Annemiek van Vleuten to miss Giro Rosa and La Course to focus on the Olympics

The Dutch star has decided she doesn't want to risk injury in the run up to her biggest goal of the year

Annemiek van Vleuten at the Vuelta a Burgos 2021
(Image credit: Luc Claessen/Getty Images)

Annemiek van Vleuten has confirmed that she will not be riding the Giro Rosa or La Course as she focuses on the Tokyo Olympics and the National Championships.

Van Vleuten has taken five wins this season and has recently come off the back of a second-place overall at the Vuelta a Burgos Feminas, where she finished just behind arch-rival Anna van der Breggen (SD Worx).

The former world champion will be riding her National Championships before heading to Italy for an altitude camp, and then Japan for the Olympic Games with her Netherlands team.

Van Vleuten is a two time winner of La Course and a two time winner of the Giro Rosa, which is rebranding this year as the Giro d'Italia Donne this season. 

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Writing in her blog (opens in new tab), Van Vleuten said that she would head back to the Netherlands to have an Olympics meeting and to test clothing in a climate room, before heading on her altitude camp.

"At the moment it is still uncertain whether we can train outside in Tokyo. There are still a lot of uncertainties, but I have no influence on that, so I try not to concern myself with that," Van Vleuten said. 

"What I do have an influence on is my program and the Giro Rosa is missing this time. It hurts me a lot not to ride it because it's my favourite race. But every time I think 'I'm just going to ride it', I look again at the scar on my wrist, where I broke my wrist in the Giro five days before the World Time Trial Championship. 

"You simply have less control over the risks. In addition, I am convinced that you can better prepare a time trial with a training camp and less well in a road race. Also, you have no control over how hard the racing is, you have to travel a lot, you have the pressure of defending a classification and so it is mentally tough as well."

She then revealed that she was supposed to ride at La Course by le Tour de France but she decided to drop it from her race programme: "I was supposed to ride La Course at first, but when they decided to remove the Muur de Bretagne and let us race the day before, I decided to take it out of my schedule."

After the Olympics though, Van Vleuten will turn her attention to the World Championships yet again.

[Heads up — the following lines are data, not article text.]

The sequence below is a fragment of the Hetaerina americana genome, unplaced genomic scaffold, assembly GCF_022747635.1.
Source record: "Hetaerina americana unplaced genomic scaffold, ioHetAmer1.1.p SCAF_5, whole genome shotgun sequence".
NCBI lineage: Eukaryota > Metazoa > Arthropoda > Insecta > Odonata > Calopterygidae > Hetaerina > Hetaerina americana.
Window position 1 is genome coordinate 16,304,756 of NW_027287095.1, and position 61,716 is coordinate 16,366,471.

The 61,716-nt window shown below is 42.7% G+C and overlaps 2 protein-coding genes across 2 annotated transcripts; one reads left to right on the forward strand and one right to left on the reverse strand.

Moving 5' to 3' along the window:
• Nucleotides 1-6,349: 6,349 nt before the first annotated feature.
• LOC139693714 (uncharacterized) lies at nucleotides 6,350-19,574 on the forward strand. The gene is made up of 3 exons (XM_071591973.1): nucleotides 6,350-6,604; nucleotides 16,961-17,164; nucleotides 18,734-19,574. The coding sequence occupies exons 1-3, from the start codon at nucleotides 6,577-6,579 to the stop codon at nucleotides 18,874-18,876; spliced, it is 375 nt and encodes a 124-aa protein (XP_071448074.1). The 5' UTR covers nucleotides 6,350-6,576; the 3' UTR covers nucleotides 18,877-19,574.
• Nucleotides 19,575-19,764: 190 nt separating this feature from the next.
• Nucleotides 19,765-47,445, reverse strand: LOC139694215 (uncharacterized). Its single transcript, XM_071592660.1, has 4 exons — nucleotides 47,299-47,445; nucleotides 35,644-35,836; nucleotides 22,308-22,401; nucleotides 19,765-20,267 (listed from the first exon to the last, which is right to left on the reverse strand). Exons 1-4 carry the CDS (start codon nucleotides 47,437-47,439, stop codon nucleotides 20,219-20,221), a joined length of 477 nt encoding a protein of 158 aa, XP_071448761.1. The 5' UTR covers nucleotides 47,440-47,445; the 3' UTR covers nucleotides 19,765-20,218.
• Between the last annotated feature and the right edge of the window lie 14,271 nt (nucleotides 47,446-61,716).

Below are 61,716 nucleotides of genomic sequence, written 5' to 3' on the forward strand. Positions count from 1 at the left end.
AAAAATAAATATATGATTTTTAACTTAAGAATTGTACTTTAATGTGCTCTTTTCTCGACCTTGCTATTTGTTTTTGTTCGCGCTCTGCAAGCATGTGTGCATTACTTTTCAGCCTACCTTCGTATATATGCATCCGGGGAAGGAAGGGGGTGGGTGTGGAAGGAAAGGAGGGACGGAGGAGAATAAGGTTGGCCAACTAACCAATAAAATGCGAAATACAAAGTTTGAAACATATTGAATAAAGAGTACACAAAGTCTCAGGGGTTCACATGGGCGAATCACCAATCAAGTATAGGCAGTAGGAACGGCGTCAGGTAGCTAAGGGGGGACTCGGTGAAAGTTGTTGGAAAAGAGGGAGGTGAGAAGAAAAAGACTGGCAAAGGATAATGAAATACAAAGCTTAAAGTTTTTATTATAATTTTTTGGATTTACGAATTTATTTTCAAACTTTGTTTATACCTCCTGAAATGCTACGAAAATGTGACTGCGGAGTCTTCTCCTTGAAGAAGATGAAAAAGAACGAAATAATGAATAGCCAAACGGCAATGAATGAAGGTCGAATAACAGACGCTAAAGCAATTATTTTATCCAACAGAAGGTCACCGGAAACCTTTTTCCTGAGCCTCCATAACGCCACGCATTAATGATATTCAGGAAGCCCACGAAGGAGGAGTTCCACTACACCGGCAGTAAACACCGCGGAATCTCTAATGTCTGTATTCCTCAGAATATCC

"One side effect of Covid is that some competitions have been postponed until after the World Cup, such as the Women's Tour and Ronde van Drenthe. I have now been able to include it in my program again, so we now have a nice program for the second year, even after the World Cup."

It is still not certain that the Olympics will even go ahead as Japan has gone into yet another lockdown with public pressure to cancel the event mounting, but some nations, such as Australia, have already sent some of their athletes.

"It still doesn't seem quite certain, it looks like the Games will continue. I've learned over the years not to worry about the things I can't control. Whether or not the Games go ahead is a good example of this," continued Van Vleuten.

"I am very happy and grateful that I was able to experience the previous two editions. In London, I enjoyed it very much and in Rio, it was a somewhat accelerated retreat. It's going to be very different now and I'm prepared for that. That's also something I can control. The shine of the event is going to wear off a bit, but it's still the Olympics."

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Tim Bonville-Ginn

Hi, I'm one of Cycling Weekly's content writers for the web team responsible for writing stories on racing, tech, updating evergreen pages as well as the weekly email newsletter. Proud Yorkshireman from the UK's answer to Flanders, Calderdale, go check out the cobbled climbs!

I started watching cycling back in 2010, before all the hype around London 2012 and Bradley Wiggins at the Tour de France. In fact, it was Alberto Contador and Andy Schleck's battle in the fog up the Tourmalet on stage 17 of the Tour de France.

It took me a few more years to get into the journalism side of things, but I had a good idea I wanted to get into cycling journalism by the end of year nine at school and started doing voluntary work soon after. This got me a chance to go to the London Six Days, Tour de Yorkshire and the Tour of Britain to name a few before eventually joining Eurosport's online team while I was at uni, where I studied journalism. Eurosport gave me the opportunity to work at the world championships in Harrogate back in the awful weather.

After various bar jobs, I managed to get my way into Cycling Weekly in late February of 2020 where I mostly write about racing and everything around that as it's what I specialise in but don't be surprised to see my name on other news stories.

When not writing stories for the site, I don't really switch off my cycling side as I watch every race that is televised as well as being a rider myself and a regular user of the game Pro Cycling Manager. Maybe too regular.

My bike is a well used Specialized Tarmac SL4 when out on my local roads back in West Yorkshire as well as in northern Hampshire with the hills and mountains being my preferred terrain.